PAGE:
San Antonio Express News
Sunday, October 16, 2005
By Dr. Jerry Parsons
Yesterday was October 15, which should be proclaimed a Texas holiday. It is the designated birthday of the Texas State Vegetable since 1997 which is the Texas sweet onion-the most famous of which is the 1015Y. Saying that October 15 is the birthday is a bit misleading – October 15 is when seed should be planted so the actual “birth” of the seedling occurs when sprouting begins. Since onions are such a big part of Mexican food, I thought we should name the holiday Octubre quince Y to go along with Cinco de Mayo (May 5), Diez y Seis de Septiembre (Sept. 16) and Dia de los Muertes.
It should also be recognized that there were other onion selections Texas A&M horticulture scientists named after October and even November planting dates. The 1015Y became the most popular because of its mild flavor and low pungency. The given name-date is a designation of when the seed are to be planted in South Texas. For information about growing onions from seed, see: http://www.plantanswers.com/garden_column/oct04/1.htm
Seeding on these dates hopefully insures the reduction of bolting (flowering and/or seed head formation). Flowering of onions can be caused by several things, but usually the most prevalent reason is temperature fluctuation. Flowering can be controlled by planting the right variety at the right time. Use only transplants that are pencil-sized, or smaller, in diameter when planting in early spring. In the early fall, always plant seed, NEVER transplants unless the onions are intended for eating green and not the bulb. So transplants of true-to-name Texas 1015Y onions should not be available until late November or December at the earliest. For more information about planting onion transplants in early spring, see: http://www.plantanswers.com/garden_column/012602/012602.htm
Garlic is just the opposite – DON’T plant garlic in the spring! Bulb formation in garlic occurs in response to the lengthening days of spring, and bulbing and maturity are considerably hastened if temperatures are high. In addition to these requirements, the dormant cloves (divisions of the large bulb) or young growing plants must be exposed to cold temperatures between 32 and 50 degrees F. for 1 or 2 months in order to initiate bulbing. Plants that are never exposed to temperatures below 65 degrees F. may fail to form bulbs. With fall plantings, the cold treatment is accomplished quite naturally throughout the winter, but a spring planting spells disaster. For more information about growing and using garlic, see: http://www.plantanswers.com/garden_column/oct03/2.htm
What can you easily plant using seed now? My favorite greens crop is spinach planted using transplants in late October. I have described how to use these in flower beds at: http://www.plantanswers.com/garden_column/oct04/2.htm as well as just planting them in a vegetable garden at: http://www.plantanswers.com/garden_column/oct03/4.htm. Even though spinach is much more nutritious than lettuce, sometimes spinach is a slow grower and transplants are hard to find. The next best greens crop is Crawford lettuce. I mentioned the variety of lettuce named ‘Crawford’ because it had its beginning right here in San Antonio. At a monthly meeting in the early 80’s, San Antonio Men’s Garden Club Double Life Member, Marshall Crawford, stood up during a “Show-and-Tell” session with a lettuce plant he had just harvested from his garden, roots and all. Marshall said he had been growing this variety of lettuce for a number of years and he thought “it was a pretty good lettuce for the San Antonio area”. It was named after Marshall Crawford and is a reliably reseeding lettuce for this area.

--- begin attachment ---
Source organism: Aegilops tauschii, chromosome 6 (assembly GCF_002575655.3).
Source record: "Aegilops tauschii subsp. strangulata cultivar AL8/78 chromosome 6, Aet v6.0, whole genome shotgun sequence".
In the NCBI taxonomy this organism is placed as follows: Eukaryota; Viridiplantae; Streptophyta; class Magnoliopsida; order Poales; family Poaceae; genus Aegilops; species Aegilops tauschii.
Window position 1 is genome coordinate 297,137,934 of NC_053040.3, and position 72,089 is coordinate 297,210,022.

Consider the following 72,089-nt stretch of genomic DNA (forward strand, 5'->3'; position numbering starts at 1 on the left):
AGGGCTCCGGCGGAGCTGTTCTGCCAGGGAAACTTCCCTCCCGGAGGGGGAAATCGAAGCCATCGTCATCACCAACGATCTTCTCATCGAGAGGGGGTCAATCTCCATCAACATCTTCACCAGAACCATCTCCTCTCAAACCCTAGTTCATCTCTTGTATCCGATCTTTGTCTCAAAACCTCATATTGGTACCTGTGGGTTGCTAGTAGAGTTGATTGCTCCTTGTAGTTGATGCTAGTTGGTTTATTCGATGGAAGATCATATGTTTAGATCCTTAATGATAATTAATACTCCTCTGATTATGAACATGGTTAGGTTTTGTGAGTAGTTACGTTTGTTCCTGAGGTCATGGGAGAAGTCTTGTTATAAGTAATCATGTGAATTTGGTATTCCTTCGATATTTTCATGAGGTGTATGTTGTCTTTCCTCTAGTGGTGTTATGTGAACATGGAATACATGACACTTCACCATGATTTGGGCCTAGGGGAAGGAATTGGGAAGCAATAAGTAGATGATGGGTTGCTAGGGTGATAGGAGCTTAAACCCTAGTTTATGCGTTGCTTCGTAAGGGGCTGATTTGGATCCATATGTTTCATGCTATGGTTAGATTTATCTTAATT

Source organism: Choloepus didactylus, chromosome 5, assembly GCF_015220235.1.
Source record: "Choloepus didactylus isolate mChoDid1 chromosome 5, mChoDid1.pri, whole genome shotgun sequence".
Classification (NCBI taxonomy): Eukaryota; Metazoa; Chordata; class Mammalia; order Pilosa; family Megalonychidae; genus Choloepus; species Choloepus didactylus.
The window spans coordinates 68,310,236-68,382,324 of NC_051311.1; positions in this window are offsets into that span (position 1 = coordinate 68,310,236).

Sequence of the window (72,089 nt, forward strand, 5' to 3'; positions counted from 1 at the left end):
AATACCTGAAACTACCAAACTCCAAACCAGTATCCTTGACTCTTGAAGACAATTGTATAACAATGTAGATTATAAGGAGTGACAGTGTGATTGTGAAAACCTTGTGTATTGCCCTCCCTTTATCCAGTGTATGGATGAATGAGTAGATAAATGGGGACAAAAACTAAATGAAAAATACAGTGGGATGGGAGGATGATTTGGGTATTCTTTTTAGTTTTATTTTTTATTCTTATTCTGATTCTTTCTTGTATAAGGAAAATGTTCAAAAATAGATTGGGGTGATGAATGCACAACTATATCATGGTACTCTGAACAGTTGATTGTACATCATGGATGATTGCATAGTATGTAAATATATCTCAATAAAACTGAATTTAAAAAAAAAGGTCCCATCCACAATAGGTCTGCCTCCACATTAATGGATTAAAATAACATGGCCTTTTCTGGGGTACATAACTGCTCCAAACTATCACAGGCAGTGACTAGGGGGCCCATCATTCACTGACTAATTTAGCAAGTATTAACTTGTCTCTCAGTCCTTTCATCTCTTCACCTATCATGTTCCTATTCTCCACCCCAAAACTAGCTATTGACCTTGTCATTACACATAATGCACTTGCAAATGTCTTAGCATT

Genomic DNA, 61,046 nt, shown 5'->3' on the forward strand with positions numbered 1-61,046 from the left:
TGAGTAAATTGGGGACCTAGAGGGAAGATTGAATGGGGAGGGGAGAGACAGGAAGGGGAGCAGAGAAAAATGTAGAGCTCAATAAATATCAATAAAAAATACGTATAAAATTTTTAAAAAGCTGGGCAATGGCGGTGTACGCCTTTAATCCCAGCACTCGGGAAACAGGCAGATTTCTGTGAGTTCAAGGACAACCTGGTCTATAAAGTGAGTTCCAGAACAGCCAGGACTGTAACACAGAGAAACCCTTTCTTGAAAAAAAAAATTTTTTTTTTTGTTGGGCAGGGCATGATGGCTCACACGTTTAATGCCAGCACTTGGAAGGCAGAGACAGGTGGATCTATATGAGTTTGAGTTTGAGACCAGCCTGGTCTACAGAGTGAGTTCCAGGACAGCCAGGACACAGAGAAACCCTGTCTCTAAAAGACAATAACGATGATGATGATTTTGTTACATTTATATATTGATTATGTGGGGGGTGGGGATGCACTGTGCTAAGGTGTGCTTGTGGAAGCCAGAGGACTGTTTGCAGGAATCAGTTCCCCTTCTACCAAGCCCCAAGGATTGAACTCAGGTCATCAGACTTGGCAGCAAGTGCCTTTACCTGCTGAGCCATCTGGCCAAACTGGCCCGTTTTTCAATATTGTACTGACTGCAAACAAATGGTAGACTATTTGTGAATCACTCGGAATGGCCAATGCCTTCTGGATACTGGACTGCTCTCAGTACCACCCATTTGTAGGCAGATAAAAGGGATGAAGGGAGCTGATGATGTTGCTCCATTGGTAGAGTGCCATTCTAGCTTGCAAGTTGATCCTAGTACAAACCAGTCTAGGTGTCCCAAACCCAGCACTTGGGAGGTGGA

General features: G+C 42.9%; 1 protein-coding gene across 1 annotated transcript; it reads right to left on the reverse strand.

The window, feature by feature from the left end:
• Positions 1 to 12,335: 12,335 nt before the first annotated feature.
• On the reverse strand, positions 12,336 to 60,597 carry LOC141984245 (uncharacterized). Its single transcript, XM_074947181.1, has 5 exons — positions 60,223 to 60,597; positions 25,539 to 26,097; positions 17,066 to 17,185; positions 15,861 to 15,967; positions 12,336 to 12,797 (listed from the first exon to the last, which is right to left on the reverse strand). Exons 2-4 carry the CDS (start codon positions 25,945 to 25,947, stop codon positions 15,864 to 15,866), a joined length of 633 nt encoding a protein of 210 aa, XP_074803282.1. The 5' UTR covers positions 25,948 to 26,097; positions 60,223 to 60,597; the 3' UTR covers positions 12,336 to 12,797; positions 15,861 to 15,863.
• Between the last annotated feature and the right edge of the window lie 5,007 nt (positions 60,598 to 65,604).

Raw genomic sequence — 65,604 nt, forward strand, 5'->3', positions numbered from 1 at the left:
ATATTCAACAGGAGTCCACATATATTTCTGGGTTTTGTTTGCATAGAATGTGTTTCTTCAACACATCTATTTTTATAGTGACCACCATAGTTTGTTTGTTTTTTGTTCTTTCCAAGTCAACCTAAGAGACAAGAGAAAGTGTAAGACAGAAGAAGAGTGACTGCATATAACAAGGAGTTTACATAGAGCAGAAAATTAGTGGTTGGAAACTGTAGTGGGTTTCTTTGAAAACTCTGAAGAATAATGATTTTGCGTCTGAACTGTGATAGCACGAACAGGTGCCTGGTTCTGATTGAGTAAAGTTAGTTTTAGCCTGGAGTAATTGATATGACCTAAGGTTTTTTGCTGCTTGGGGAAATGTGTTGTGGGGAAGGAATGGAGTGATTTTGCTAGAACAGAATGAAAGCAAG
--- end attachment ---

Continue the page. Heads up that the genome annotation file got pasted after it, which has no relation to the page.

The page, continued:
For more information about the ‘Crawford’ lettuce as well as how to plant and grow it, see the fourth column entitled: Onions, Garlic and Crawford Lettuce, in the October listing at:
http://www.plantanswers.com/garden_columns.htm. If you want to try some for yourself, Crawford Lettuce seed will be available at the Mitchell Lake Audubon Center Fall Festival and Wildlife Plant Sale, (10750 Pleasanton Rd. on Saturday, Oct. 22 – 8am to 4pm), and at the Community Music Festival at the First Unitarian Universalist Church. The festival will have a variety of music, crafts, food, and children’s activities Saturday, October 22, 2005, 10 a.m. – 8 p.m., at I-10 Crossroads Exit @ 410 to 7150 InterState Highway 10 West, 210-344-4695. For more information visit www.tx.audubon.org/mitchell.htm or http://www.firstuusanantonio.org /fallfest.htm. Order seed directly by sending a self-addressed envelope with a check for $2 made payable to Dee Emory to: Dee Emory, 2830 Bee Cave, San Antonio, Texas 78231
Dr. Jerry Parsons is a Professor for Texas A&M University and a Texas Cooperative Extension Horticulturist for over 30 years in South Central Texas. For more information on this or other horticulture topics, go to www.plantanswers.com and our County Extension website at http://bexar-tx.tamu.edu.